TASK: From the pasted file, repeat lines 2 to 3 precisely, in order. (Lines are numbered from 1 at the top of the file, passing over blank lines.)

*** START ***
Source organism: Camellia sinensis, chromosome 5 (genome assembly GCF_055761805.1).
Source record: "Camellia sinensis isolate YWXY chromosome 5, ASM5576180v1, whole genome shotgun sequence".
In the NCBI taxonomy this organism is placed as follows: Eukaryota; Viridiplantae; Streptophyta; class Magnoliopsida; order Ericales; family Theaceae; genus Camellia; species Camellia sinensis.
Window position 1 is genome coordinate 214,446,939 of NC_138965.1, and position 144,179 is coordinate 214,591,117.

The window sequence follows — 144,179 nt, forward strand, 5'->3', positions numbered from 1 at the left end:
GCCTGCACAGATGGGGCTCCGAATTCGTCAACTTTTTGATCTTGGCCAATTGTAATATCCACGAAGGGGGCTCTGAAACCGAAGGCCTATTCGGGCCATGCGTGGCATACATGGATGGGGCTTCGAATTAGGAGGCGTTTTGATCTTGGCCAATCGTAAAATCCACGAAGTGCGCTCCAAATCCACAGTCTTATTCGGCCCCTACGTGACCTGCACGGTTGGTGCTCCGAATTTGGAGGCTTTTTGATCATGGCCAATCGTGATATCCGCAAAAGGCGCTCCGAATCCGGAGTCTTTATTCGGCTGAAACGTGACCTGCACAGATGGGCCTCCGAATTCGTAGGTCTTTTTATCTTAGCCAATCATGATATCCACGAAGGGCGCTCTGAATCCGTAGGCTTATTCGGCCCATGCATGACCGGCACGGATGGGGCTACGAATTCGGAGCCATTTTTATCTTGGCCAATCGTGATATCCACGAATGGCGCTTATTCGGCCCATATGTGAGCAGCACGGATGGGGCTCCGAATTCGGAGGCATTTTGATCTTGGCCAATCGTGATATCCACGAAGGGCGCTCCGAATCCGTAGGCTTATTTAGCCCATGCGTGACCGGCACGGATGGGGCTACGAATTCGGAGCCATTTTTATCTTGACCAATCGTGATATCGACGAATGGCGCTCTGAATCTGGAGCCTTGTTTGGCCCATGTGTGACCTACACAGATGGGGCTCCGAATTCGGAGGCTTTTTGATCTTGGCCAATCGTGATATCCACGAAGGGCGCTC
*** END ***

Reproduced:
Source record: "Camellia sinensis isolate YWXY chromosome 5, ASM5576180v1, whole genome shotgun sequence".
In the NCBI taxonomy this organism is placed as follows: Eukaryota; Viridiplantae; Streptophyta; class Magnoliopsida; order Ericales; family Theaceae; genus Camellia; species Camellia sinensis.